Rich • SEW: Here are a few tips to get the most out of your gears:
Use synthetic oil. It lasts twice as long. It reduces friction 25% or more, so it runs cooler.
Use shaft mounted gear units instead of attaching with chains and belts. By eliminating chains and belts, they virtually eliminate overhung load. Losing the belts and chains also means less guarding, which means much better access to the units for oil changes and other service.
Use gearmotors instead of separate motors and gear units with C-face inputs. This ensures critical alignment between the motor and the gear unit, and that means longer bearing life. They're also generally smaller and less expensive than C-face components.
Calculate your true needs with gear sizing and selection software. “Rule of thumb” and estimating results in over sizing, which upon replacement, is usually over sized again. Talk about loss of efficiency! Do it right; pay only for what you need.
Even though they are not directly part of selecting gears, apply variable frequency drives whenever possible. Hard mechanical starts and stops are shock loads to the gear unit, and this introduces a lot of unnecessary wear. VFDs soften and control starting and stopping. You may even be able to use a smaller gear unit due to the benefits to the bearings and gearing through reduced shock loading.
Think power transmission system rather than gear, motor, and control components. Work with a supplier that has expertise in all three to avoid a lot of finger pointing when things don't work.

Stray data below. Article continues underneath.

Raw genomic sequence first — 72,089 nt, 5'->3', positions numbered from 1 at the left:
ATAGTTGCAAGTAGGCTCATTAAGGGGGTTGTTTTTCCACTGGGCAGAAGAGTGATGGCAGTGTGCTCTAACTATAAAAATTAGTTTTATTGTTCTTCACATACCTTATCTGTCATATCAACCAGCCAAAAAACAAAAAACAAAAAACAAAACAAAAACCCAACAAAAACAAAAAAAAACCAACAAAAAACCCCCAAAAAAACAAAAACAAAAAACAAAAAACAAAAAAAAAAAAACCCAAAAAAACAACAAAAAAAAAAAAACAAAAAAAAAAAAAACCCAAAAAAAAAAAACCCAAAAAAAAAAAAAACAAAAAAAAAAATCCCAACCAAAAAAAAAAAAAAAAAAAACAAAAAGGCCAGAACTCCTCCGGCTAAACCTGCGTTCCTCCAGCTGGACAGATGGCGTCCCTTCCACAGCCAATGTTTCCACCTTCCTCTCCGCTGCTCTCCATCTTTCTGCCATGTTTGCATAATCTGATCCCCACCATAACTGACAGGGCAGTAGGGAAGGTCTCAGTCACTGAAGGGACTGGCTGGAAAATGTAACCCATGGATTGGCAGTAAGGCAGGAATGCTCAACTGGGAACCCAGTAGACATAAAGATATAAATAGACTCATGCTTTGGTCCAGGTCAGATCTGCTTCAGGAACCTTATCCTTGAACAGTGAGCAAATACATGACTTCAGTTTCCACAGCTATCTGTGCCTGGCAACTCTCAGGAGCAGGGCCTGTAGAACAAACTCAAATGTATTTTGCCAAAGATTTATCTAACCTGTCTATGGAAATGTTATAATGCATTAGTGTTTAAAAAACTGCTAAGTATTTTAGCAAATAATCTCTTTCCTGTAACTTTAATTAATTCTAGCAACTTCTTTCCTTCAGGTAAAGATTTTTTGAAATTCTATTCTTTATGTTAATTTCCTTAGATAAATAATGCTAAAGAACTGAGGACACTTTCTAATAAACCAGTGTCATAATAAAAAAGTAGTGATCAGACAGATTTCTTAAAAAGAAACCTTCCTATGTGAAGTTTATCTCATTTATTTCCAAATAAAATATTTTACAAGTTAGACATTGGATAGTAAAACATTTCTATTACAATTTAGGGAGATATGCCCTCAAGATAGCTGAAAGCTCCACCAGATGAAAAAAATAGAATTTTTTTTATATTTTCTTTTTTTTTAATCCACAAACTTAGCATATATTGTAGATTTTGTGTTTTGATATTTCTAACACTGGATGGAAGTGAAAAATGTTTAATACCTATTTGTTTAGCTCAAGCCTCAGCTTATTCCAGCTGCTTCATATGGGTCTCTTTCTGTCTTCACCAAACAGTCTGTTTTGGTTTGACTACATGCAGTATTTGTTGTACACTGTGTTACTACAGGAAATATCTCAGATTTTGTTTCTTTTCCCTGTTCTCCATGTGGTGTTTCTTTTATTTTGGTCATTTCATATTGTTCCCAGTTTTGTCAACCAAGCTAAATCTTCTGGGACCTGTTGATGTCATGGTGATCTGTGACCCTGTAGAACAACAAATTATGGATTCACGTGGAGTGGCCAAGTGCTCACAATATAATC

Gearing disaster zone
What's the worst that can happen if a gear is not specified or installed correctly?
Chuck • Baldor: One of the worst things that can happen to a production facility is premature gear reducer failure. This can cause a shutdown of production equipment, which could affect an entire facility.
Brian • QTC: The worst thing that can happen is that the entire assembly fails. A spur gear that has its teeth stripped off can cause a million dollar piece of equipment to suddenly become idle. When a gear is improperly installed, the machine in which it is operating will continue to work for a period of time. As the old saying goes, “If you can't find ‘em, grind ‘em.” This is what happens until the teeth are worn to a point were the machine fails.
If you could create the ideal gear, what would it look like?
Chuck • Baldor: The ideal gear reducer might incorporate high power density, industry-specific features such as washdown packages, high overall efficiency by packaging with high efficiency motors, and low maintenance requirements.
Brian • QTC: An ideal gear from an end user point of view would have a variable tooth form and bore size. It would also be self-aligning, lubricant free, and would have zero backlash without any binding issues.
Baldor Electric Co.
City Park, NY 11040